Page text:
The apparatus 100 in one example comprises a plurality of components such as one or more of electronic components, hardware components, and computer software components. A number of such components can be combined or divided in the apparatus 100. An exemplary component of the apparatus 100 employs and/or comprises a set and/or series of computer instructions written in or implemented with any of a number of programming languages, as will be appreciated by those skilled in the art.

The apparatus 100 in one example employs one or more computer-readable signal-bearing media. Examples of a computer-readable signal-bearing medium for the apparatus 100 comprise the recordable data storage medium 108 of the receiver 102. For example, the computer-readable signal-bearing medium for the apparatus 100 comprises one or more of a magnetic, electrical, optical, biological, and atomic data storage medium. In one example, the computer-readable signal-bearing medium comprises a modulated carrier signal transmitted over a network comprising or coupled with the apparatus 100, for instance, one or more of a telephone network, a local area network (LAN), the internet, and a wireless network.

The steps or operations described herein are just exemplary. There may be many variations to these steps or operations without departing from the spirit of the invention. For instance, the steps may be performed in a differing order, or steps may be added, deleted, or modified.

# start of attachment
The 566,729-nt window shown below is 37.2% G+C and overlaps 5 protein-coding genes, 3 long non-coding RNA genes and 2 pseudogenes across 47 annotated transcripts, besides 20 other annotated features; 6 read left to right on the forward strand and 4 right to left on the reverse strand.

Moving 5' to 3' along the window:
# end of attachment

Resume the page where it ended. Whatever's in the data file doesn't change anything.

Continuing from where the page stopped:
Although exemplary implementations of the invention have been depicted and described in detail herein, it will be apparent to those skilled in the relevant art that various modifications, additions, substitutions, and the like can be made without departing from the spirit of the invention and those are therefore considered to be within the scope of the invention as defined in the following claims.

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Classifications
U.S. Classification342/357.68
International ClassificationG01S19/24, H04B7/185, G01S1/00, G01S19/11, G01S19/05, G01S19/29, G01S19/21, G01S19/46
Cooperative ClassificationG01S19/29, G01S19/21, G01S19/24, G01S19/40
European ClassificationG01S19/29, G01S19/24, G01S19/40